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Ukraine Says it Hits Strategic Russian Warship in Black Sea

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by Joris Fioriti

Ukraine claimed Thursday to have hit Russia’s flagship in the Black Sea with missiles, igniting a fire that Moscow said “seriously damaged” the warship as it accused Kyiv of helicopter strikes elsewhere over its territory. Online News

Even as Ukraine pushed to restart civilian evacuations ahead of a feared major offensive in the east, Russia claimed its own citizens were being targeted, accusing Ukraine of injuring civilians in helicopter strikes on residential buildings in its western Bryansk region.

Kyiv denied the accusation, saying Russia was staging “terror attacks” on its own soil to spur “anti-Ukrainian hysteria”.

The guided missile cruiser Moskva, previously deployed in the Syria conflict, has been leading Moscow’s naval effort against Ukraine in the seven-week conflict, in which civilian killings have sparked accusations of genocide by US President Joe Biden.

Ukraine’s parliament backed a resolution Thursday recognising the actions of Russian forces as genocide — defined by the 1948 United Nations Genocide Convention as crimes intended “to destroy a national, ethnic, racial or religious group, in whole or in part”.

The Russian army’s actions “are not just a crime of aggression, but pursue the goal of the systematic and consistent destruction of the Ukrainian people,” read the text.

Russian state media did not mention a missile strike when quoting the defence ministry as saying ammunition detonated on the Moskva after a fire broke out and “the ship was seriously damaged”. It said the crew had evacuated.

Two officials in Odessa — a critical port for Ukraine both for commerce and defence — said Ukrainian forces had struck the ship.

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“The cause of the ‘serious damage’ was ‘Neptune’ domestic cruise missiles,” said Odessa military administration spokesman Sergey Bratchuk on Telegram. Odessa’s governor published a similar dispatch.

Russia’s defence ministry said the fire had been extinguished and the vessel “remains afloat” with its “main missile armaments” unharmed.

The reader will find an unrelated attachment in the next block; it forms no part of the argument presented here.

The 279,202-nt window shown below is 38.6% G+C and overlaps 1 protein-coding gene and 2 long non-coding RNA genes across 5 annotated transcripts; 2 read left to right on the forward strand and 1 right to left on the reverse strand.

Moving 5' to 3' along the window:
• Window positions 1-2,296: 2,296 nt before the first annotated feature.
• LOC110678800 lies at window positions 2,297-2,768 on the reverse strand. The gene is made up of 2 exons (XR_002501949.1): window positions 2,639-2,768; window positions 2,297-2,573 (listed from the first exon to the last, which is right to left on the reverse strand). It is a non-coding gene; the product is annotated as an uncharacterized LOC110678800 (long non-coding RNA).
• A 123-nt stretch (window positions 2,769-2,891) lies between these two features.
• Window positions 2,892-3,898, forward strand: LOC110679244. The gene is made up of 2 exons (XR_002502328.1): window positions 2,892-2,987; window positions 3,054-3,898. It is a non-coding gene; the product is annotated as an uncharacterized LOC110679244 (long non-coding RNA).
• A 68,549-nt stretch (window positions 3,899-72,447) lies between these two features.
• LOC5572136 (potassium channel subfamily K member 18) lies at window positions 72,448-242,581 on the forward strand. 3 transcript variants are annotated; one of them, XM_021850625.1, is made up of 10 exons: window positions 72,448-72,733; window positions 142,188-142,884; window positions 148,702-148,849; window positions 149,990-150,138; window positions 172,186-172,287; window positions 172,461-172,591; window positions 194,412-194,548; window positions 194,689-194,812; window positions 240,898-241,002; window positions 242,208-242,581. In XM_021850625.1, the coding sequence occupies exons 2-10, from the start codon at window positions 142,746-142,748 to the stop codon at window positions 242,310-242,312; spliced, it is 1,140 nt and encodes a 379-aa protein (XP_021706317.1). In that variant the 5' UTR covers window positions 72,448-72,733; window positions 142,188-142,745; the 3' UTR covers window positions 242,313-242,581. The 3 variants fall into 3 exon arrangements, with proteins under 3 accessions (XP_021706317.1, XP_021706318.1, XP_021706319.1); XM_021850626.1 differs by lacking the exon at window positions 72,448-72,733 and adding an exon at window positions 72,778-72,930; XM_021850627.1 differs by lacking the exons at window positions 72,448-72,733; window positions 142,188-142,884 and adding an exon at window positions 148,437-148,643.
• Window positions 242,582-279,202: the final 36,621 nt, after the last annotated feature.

This image released on Thursday, April 14, 2022 by Ukraine’s Defense Ministry reportedly shows Russian military vehicles heading toward Izyum, on a blown up bridge in Kharkiv region, Ukraine. (Ukraine Defense Ministry via AP)

Meanwhile in Ukraine’s east and south, civilian evacuations had been set to resume Thursday, Deputy Prime Minister Iryna Vereshchuk said, after a day-long pause that Kyiv blamed on Russian shelling.

More than 4.7 million Ukrainians have fled their country in the 50 days since Russia invaded, the United Nations said.

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In the previous day alone, almost 80,000 people left the country, it said.

  • More range –

The flagship fire came hours after the United States unveiled a new $800-million military aid package to Kyiv that includes heavy equipment specifically tailored to an expected major ground assault in Ukraine’s east, including howitzers, armoured personnel carriers and helicopters.

Following its pullout from northern Ukraine earlier this month after failing to take the capital, Russia is refocusing on the east, with Kyiv warning of bloody new clashes to come in the Donbas region.

Seizing the Donbas, where Russian-backed separatists control the Donetsk and Lugansk regions, would allow Russia to create a solid southern corridor, including the contested port city of Mariupol, to occupied Crimea.

The Pentagon — which had previously refused to send heavy equipment to Kyiv for fear of escalating the conflict with nuclear-armed Russia — said the weapons would provide “a little more range and distance”.